Andrew reviews the divisive directorial debut by Ryan Gosling.
|"Welcome to the mouth of hell.|
Please no Detroit jokes."
Starring Christina Hendricks, Eva Mendes and Matt Smith, the film is a dreamy wade through Detroit in ruin with an impoverished family. Think the Xenia, Ohio wasteland of Harmony Korine’s Gummo and nonlinear narrative of Spring Breakers through the eyes and ears of Nicolas Winding Refn’s Only God Forgives. Less driven by a formal plot and realism, Ryan Gosling stands on the shoulders of Gaspar Noe, Mario Bava, Alejandro Jodorowsky, David Lynch, Harmony Korine and his close friend Mr. Refn. It all looks and sounds like the masters, but the real question becomes whether or not Mr. Gosling’s first film behind the camera is worth making the comparison.
After the Cannes fallout and debate over whether or not it was worth releasing in theaters instead of directly to video, that we’re seeing it released at all is miraculous. While the backlash against Gosling’s directorial debut is understandable, it’s a bit unfair. Michiganders will get the most satisfaction out of seeing Benoit Debie’s gorgeous cinematography adorning the abandoned buildings, overgrown grasslands and broken pavement with lush, deep purples contrasted by neon reds and blues.
To say Gosling’s film successfully transforms Detroit into a dreamland is putting it lightly. While slow motion dolly pans across derelicts don’t hide the nastiness of the broken city, Detroit has never looked more beautiful and rich than it does here. The vivid kaleidoscopic visual schema wouldn’t be nearly as haunting without an equally dense and lovely soundscape thanks Glass Candy’s Johnny Jewel. An electronic score of ambience, white noise and retroactive analog synth echoing the scores of both Drive and Only God Forgives, the soundtrack (set to come out on a purple vinyl later this year) is so good it’s an essential listen!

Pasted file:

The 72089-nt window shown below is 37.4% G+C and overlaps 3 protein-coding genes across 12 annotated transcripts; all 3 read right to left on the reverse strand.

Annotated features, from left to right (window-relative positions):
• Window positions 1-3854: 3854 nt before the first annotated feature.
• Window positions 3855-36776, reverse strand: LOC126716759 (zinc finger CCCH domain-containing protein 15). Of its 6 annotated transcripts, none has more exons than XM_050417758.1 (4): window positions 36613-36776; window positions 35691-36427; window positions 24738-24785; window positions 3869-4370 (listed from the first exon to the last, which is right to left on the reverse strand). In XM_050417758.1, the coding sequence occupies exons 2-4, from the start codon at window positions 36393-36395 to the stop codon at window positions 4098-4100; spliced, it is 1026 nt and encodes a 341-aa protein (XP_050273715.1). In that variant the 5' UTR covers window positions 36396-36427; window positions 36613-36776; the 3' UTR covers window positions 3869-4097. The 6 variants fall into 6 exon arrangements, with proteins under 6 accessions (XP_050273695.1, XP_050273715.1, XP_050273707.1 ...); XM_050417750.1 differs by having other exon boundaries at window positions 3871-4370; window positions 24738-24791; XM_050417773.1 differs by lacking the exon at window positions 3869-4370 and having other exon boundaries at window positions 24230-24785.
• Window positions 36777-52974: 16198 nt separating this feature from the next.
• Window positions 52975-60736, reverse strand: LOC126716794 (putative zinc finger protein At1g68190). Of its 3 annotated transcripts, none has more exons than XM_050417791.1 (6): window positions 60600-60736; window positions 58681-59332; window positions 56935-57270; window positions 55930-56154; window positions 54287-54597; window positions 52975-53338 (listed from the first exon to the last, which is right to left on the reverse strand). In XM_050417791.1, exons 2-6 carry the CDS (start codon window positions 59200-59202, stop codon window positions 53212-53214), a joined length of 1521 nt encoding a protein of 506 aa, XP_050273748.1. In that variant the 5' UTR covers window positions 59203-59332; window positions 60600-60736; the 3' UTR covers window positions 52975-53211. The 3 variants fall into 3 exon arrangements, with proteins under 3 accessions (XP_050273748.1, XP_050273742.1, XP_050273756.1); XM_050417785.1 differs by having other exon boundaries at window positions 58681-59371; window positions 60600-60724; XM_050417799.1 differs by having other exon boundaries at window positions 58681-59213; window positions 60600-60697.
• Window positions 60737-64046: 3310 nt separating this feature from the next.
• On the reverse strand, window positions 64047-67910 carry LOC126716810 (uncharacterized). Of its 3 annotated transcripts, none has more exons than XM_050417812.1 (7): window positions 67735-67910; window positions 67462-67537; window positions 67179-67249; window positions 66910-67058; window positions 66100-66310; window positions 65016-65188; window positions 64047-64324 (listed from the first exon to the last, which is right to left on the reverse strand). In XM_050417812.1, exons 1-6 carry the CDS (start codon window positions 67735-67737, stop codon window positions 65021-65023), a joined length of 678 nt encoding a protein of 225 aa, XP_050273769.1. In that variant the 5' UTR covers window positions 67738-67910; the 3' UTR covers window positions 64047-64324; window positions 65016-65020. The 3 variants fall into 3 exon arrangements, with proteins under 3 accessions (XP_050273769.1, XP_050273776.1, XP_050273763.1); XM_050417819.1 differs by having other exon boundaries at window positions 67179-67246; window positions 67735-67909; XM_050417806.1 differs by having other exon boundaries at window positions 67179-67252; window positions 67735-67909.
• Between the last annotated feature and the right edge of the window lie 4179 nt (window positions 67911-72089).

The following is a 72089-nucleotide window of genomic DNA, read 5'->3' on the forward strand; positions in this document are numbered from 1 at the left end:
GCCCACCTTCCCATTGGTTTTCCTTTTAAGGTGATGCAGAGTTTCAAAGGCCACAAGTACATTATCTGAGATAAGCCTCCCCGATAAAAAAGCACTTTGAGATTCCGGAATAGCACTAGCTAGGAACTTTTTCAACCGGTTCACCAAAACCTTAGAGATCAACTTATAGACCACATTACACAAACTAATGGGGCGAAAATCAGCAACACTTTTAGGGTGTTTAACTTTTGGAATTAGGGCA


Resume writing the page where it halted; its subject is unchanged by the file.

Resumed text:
|"I just love my Barbie microphone!"|
Many of the detractors dead set against whatever it was Gosling was hoping to do with what is objectively speaking a pretentious wannabe, they’re as right as they are wrong. Yes, the film’s self-indulgence, lyrical narrative and emphasis on audiovisual spectacle over a straightforward piece of storytelling can be trying if not totally alienating to some. The film’s overall sense of oppression and occasionally startling moments of extreme violence and gore (clearly Refn inspired) won’t sit well with everyone either.
As a fan of pure cinema where the focus is entirely on moving images irrespective of content, Lost River is an admirable stab at the vaguely defined movement more and more modern directors are applying to their films. Compared to directorial debuts like Jon Stewart’s Rosewater or Tom Green’s Freddy Got Fingered where you wonder how entertainers of their stature managed to turn over such lousy efforts, Gosling’s surreal travelogue through Detroit is handsome to behold. Whether you like the film or not, you won’t be able to deny it looks great and sounds even greater!